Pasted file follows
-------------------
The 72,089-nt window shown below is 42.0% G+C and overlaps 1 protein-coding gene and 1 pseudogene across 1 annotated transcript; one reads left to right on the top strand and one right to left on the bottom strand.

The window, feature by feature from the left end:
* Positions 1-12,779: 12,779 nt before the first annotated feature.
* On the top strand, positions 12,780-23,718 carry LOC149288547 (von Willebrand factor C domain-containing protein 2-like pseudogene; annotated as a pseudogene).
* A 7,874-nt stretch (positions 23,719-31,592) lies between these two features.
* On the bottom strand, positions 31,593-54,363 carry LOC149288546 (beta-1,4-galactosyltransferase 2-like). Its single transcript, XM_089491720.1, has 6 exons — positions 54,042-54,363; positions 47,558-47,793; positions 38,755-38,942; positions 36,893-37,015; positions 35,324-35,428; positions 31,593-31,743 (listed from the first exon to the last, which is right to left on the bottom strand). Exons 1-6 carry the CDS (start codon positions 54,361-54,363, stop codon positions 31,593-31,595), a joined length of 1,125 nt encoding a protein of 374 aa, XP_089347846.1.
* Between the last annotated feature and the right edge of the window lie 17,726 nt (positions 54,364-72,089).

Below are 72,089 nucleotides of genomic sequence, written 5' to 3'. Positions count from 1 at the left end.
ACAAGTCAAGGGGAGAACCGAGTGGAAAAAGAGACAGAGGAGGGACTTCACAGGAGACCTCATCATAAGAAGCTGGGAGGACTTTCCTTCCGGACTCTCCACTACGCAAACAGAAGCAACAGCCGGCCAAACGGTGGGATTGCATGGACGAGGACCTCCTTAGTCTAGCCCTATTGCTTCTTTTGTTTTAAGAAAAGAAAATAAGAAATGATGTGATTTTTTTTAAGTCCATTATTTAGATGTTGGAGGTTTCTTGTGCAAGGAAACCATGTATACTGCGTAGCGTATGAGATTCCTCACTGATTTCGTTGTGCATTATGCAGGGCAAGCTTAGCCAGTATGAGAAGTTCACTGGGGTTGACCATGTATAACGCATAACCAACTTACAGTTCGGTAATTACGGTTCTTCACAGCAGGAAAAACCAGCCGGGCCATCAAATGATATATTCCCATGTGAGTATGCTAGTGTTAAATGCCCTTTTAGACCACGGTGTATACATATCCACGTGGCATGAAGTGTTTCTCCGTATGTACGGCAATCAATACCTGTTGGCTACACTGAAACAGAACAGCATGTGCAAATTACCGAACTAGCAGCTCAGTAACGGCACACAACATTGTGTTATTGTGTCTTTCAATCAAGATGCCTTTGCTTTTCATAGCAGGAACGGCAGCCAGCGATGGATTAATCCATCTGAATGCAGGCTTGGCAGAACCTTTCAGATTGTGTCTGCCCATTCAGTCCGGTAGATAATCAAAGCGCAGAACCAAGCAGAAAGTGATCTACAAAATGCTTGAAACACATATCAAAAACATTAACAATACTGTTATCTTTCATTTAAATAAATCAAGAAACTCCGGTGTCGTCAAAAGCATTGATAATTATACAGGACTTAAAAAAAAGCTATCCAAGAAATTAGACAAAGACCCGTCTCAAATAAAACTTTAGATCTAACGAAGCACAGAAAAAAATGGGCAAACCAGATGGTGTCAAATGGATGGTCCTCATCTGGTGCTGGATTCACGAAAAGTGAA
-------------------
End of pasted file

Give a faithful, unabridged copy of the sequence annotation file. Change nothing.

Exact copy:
The 72,089-nt window shown below is 42.0% G+C and overlaps 1 protein-coding gene and 1 pseudogene across 1 annotated transcript; one reads left to right on the top strand and one right to left on the bottom strand.

The window, feature by feature from the left end:
* Positions 1-12,779: 12,779 nt before the first annotated feature.
* On the top strand, positions 12,780-23,718 carry LOC149288547 (von Willebrand factor C domain-containing protein 2-like pseudogene; annotated as a pseudogene).
* A 7,874-nt stretch (positions 23,719-31,592) lies between these two features.
* On the bottom strand, positions 31,593-54,363 carry LOC149288546 (beta-1,4-galactosyltransferase 2-like). Its single transcript, XM_089491720.1, has 6 exons — positions 54,042-54,363; positions 47,558-47,793; positions 38,755-38,942; positions 36,893-37,015; positions 35,324-35,428; positions 31,593-31,743 (listed from the first exon to the last, which is right to left on the bottom strand). Exons 1-6 carry the CDS (start codon positions 54,361-54,363, stop codon positions 31,593-31,595), a joined length of 1,125 nt encoding a protein of 374 aa, XP_089347846.1.
* Between the last annotated feature and the right edge of the window lie 17,726 nt (positions 54,364-72,089).

Below are 72,089 nucleotides of genomic sequence, written 5' to 3'. Positions count from 1 at the left end.
ACAAGTCAAGGGGAGAACCGAGTGGAAAAAGAGACAGAGGAGGGACTTCACAGGAGACCTCATCATAAGAAGCTGGGAGGACTTTCCTTCCGGACTCTCCACTACGCAAACAGAAGCAACAGCCGGCCAAACGGTGGGATTGCATGGACGAGGACCTCCTTAGTCTAGCCCTATTGCTTCTTTTGTTTTAAGAAAAGAAAATAAGAAATGATGTGATTTTTTTTAAGTCCATTATTTAGATGTTGGAGGTTTCTTGTGCAAGGAAACCATGTATACTGCGTAGCGTATGAGATTCCTCACTGATTTCGTTGTGCATTATGCAGGGCAAGCTTAGCCAGTATGAGAAGTTCACTGGGGTTGACCATGTATAACGCATAACCAACTTACAGTTCGGTAATTACGGTTCTTCACAGCAGGAAAAACCAGCCGGGCCATCAAATGATATATTCCCATGTGAGTATGCTAGTGTTAAATGCCCTTTTAGACCACGGTGTATACATATCCACGTGGCATGAAGTGTTTCTCCGTATGTACGGCAATCAATACCTGTTGGCTACACTGAAACAGAACAGCATGTGCAAATTACCGAACTAGCAGCTCAGTAACGGCACACAACATTGTGTTATTGTGTCTTTCAATCAAGATGCCTTTGCTTTTCATAGCAGGAACGGCAGCCAGCGATGGATTAATCCATCTGAATGCAGGCTTGGCAGAACCTTTCAGATTGTGTCTGCCCATTCAGTCCGGTAGATAATCAAAGCGCAGAACCAAGCAGAAAGTGATCTACAAAATGCTTGAAACACATATCAAAAACATTAACAATACTGTTATCTTTCATTTAAATAAATCAAGAAACTCCGGTGTCGTCAAAAGCATTGATAATTATACAGGACTTAAAAAAAAGCTATCCAAGAAATTAGACAAAGACCCGTCTCAAATAAAACTTTAGATCTAACGAAGCACAGAAAAAAATGGGCAAACCAGATGGTGTCAAATGGATGGTCCTCATCTGGTGCTGGATTCACGAAAAGTGAA